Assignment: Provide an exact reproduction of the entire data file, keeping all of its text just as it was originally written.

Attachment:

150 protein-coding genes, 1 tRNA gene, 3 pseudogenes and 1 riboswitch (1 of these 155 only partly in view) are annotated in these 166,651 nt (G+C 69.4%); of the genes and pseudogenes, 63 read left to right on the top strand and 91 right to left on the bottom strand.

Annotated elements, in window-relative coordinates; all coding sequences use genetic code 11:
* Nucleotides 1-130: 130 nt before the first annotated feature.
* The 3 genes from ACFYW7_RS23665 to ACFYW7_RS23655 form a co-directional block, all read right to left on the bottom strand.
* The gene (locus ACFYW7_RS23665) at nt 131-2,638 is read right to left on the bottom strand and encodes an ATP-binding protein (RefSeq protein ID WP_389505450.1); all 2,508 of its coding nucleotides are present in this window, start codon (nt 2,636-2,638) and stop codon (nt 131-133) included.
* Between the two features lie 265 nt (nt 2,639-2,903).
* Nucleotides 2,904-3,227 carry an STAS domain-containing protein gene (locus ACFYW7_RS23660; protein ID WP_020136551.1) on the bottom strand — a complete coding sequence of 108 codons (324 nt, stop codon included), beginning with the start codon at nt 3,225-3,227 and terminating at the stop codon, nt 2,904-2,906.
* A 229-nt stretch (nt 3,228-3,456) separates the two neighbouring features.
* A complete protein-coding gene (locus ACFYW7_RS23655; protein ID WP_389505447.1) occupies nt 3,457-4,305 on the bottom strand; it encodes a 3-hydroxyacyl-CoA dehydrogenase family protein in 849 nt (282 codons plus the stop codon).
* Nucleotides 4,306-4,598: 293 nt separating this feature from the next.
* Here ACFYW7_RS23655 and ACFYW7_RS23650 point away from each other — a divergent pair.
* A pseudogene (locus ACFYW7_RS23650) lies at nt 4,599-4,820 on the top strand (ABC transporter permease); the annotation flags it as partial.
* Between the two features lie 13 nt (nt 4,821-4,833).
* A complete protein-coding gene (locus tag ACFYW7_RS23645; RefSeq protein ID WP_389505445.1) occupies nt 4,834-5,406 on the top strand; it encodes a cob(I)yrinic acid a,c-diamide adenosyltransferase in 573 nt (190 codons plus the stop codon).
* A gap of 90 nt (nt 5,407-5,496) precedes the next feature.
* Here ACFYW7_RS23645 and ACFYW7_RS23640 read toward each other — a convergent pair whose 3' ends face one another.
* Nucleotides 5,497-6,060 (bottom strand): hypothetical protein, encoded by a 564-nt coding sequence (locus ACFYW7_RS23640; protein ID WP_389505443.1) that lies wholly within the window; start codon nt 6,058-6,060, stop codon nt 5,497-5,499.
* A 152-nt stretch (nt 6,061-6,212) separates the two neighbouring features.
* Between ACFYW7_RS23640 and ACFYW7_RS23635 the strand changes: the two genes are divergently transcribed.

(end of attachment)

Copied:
150 protein-coding genes, 1 tRNA gene, 3 pseudogenes and 1 riboswitch (1 of these 155 only partly in view) are annotated in these 166,651 nt (G+C 69.4%); of the genes and pseudogenes, 63 read left to right on the top strand and 91 right to left on the bottom strand.

Annotated elements, in window-relative coordinates; all coding sequences use genetic code 11:
* Nucleotides 1-130: 130 nt before the first annotated feature.
* The 3 genes from ACFYW7_RS23665 to ACFYW7_RS23655 form a co-directional block, all read right to left on the bottom strand.
* The gene (locus ACFYW7_RS23665) at nt 131-2,638 is read right to left on the bottom strand and encodes an ATP-binding protein (RefSeq protein ID WP_389505450.1); all 2,508 of its coding nucleotides are present in this window, start codon (nt 2,636-2,638) and stop codon (nt 131-133) included.
* Between the two features lie 265 nt (nt 2,639-2,903).
* Nucleotides 2,904-3,227 carry an STAS domain-containing protein gene (locus ACFYW7_RS23660; protein ID WP_020136551.1) on the bottom strand — a complete coding sequence of 108 codons (324 nt, stop codon included), beginning with the start codon at nt 3,225-3,227 and terminating at the stop codon, nt 2,904-2,906.
* A 229-nt stretch (nt 3,228-3,456) separates the two neighbouring features.
* A complete protein-coding gene (locus ACFYW7_RS23655; protein ID WP_389505447.1) occupies nt 3,457-4,305 on the bottom strand; it encodes a 3-hydroxyacyl-CoA dehydrogenase family protein in 849 nt (282 codons plus the stop codon).
* Nucleotides 4,306-4,598: 293 nt separating this feature from the next.
* Here ACFYW7_RS23655 and ACFYW7_RS23650 point away from each other — a divergent pair.
* A pseudogene (locus ACFYW7_RS23650) lies at nt 4,599-4,820 on the top strand (ABC transporter permease); the annotation flags it as partial.
* Between the two features lie 13 nt (nt 4,821-4,833).
* A complete protein-coding gene (locus tag ACFYW7_RS23645; RefSeq protein ID WP_389505445.1) occupies nt 4,834-5,406 on the top strand; it encodes a cob(I)yrinic acid a,c-diamide adenosyltransferase in 573 nt (190 codons plus the stop codon).
* A gap of 90 nt (nt 5,407-5,496) precedes the next feature.
* Here ACFYW7_RS23645 and ACFYW7_RS23640 read toward each other — a convergent pair whose 3' ends face one another.
* Nucleotides 5,497-6,060 (bottom strand): hypothetical protein, encoded by a 564-nt coding sequence (locus ACFYW7_RS23640; protein ID WP_389505443.1) that lies wholly within the window; start codon nt 6,058-6,060, stop codon nt 5,497-5,499.
* A 152-nt stretch (nt 6,061-6,212) separates the two neighbouring features.
* Between ACFYW7_RS23640 and ACFYW7_RS23635 the strand changes: the two genes are divergently transcribed.